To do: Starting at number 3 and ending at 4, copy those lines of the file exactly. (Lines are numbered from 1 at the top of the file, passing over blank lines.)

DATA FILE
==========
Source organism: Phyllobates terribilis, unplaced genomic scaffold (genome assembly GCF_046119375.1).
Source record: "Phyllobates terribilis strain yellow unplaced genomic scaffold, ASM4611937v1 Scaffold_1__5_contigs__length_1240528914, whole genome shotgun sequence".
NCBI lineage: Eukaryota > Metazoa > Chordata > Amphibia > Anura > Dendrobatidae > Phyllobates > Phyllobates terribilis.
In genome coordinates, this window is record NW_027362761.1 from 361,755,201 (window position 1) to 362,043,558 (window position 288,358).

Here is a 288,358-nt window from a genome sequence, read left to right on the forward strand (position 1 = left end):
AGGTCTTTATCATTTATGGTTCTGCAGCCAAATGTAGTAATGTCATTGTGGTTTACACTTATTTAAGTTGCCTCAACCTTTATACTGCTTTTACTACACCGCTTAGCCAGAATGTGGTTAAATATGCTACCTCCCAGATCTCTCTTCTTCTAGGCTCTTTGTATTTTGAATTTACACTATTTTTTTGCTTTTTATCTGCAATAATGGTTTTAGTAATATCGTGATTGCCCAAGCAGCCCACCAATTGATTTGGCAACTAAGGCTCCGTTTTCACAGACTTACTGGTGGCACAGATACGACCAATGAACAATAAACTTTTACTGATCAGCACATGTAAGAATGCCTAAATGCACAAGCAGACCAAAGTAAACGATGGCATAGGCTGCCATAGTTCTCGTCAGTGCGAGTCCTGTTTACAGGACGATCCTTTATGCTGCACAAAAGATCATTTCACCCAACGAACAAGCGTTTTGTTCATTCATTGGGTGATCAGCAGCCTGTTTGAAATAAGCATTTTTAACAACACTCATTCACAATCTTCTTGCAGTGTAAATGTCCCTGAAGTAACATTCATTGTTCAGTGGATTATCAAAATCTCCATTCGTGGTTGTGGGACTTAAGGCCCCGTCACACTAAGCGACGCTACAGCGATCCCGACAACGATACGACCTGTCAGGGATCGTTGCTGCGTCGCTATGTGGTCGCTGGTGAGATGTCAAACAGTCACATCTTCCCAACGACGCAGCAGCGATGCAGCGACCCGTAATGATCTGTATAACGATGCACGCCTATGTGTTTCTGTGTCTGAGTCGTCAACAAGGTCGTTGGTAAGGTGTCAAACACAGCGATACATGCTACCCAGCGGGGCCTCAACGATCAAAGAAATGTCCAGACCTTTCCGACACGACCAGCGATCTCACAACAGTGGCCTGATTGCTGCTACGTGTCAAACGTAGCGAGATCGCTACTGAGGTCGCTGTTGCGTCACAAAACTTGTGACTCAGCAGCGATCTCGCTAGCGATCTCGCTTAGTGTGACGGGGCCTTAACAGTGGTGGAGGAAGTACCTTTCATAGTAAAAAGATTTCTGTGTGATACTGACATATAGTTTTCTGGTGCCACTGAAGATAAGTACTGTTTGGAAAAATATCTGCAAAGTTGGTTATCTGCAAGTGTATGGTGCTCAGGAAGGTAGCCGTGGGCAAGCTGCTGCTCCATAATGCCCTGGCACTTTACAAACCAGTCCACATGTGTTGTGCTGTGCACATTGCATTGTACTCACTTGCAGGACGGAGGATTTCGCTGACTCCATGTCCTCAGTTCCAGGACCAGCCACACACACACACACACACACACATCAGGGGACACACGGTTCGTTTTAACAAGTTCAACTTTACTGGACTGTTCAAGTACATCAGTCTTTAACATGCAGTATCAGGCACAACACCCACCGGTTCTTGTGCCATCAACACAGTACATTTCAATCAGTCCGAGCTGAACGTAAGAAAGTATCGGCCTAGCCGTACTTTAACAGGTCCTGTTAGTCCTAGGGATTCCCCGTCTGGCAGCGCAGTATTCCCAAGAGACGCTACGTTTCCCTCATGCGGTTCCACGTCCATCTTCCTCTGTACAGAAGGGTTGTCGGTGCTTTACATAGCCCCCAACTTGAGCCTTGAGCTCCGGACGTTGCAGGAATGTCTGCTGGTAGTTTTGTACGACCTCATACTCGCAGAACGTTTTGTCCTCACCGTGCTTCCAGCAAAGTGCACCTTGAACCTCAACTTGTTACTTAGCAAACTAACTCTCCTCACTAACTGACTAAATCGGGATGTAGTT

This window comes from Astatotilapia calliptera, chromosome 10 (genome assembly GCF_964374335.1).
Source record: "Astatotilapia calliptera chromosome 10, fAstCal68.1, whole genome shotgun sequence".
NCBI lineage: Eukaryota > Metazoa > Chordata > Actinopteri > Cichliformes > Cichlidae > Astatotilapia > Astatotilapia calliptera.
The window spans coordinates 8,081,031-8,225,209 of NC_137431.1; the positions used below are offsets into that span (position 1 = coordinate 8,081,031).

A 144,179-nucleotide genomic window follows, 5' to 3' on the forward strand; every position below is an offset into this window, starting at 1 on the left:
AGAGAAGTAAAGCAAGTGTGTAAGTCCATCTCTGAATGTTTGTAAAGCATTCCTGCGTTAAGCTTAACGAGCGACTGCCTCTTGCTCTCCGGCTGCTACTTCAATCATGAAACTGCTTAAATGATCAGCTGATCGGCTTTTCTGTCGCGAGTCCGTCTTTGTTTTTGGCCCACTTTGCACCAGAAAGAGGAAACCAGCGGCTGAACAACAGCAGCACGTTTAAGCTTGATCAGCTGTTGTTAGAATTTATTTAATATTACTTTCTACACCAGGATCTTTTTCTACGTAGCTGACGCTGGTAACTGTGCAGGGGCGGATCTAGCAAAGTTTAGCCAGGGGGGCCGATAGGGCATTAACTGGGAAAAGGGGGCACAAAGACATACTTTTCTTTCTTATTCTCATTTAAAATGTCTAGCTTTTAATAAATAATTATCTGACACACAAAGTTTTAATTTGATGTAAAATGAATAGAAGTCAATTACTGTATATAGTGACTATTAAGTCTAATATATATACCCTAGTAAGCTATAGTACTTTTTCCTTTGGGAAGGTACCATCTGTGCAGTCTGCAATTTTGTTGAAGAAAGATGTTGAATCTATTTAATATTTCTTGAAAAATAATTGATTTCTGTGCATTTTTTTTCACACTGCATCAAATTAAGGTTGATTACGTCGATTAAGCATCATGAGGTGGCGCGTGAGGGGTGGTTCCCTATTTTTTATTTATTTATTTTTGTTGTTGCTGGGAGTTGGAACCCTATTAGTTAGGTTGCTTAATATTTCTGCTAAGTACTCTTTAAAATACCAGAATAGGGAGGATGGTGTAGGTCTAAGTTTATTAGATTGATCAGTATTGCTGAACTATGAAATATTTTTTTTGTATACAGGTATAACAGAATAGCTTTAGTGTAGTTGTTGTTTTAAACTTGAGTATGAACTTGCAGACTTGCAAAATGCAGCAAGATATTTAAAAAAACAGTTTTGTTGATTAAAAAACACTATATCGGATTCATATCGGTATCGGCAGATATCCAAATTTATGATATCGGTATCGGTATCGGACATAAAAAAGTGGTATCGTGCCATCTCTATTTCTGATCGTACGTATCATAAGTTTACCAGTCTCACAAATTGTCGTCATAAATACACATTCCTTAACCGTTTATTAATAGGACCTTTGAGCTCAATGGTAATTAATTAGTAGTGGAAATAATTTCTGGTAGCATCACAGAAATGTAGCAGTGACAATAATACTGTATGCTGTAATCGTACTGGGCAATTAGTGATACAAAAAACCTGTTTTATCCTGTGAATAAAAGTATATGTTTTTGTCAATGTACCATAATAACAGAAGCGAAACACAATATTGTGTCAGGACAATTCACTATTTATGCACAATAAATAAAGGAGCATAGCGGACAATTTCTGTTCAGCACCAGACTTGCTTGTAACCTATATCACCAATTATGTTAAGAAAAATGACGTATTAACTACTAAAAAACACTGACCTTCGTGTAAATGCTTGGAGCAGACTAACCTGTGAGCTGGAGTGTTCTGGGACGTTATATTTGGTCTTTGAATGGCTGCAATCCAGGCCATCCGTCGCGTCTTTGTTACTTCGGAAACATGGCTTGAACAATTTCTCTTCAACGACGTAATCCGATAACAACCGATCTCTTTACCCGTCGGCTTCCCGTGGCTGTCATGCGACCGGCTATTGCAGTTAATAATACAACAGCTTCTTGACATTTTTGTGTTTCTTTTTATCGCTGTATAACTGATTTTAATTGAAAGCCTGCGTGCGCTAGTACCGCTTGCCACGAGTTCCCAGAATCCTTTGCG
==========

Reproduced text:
NCBI lineage: Eukaryota > Metazoa > Chordata > Amphibia > Anura > Dendrobatidae > Phyllobates > Phyllobates terribilis.
In genome coordinates, this window is record NW_027362761.1 from 361,755,201 (window position 1) to 362,043,558 (window position 288,358).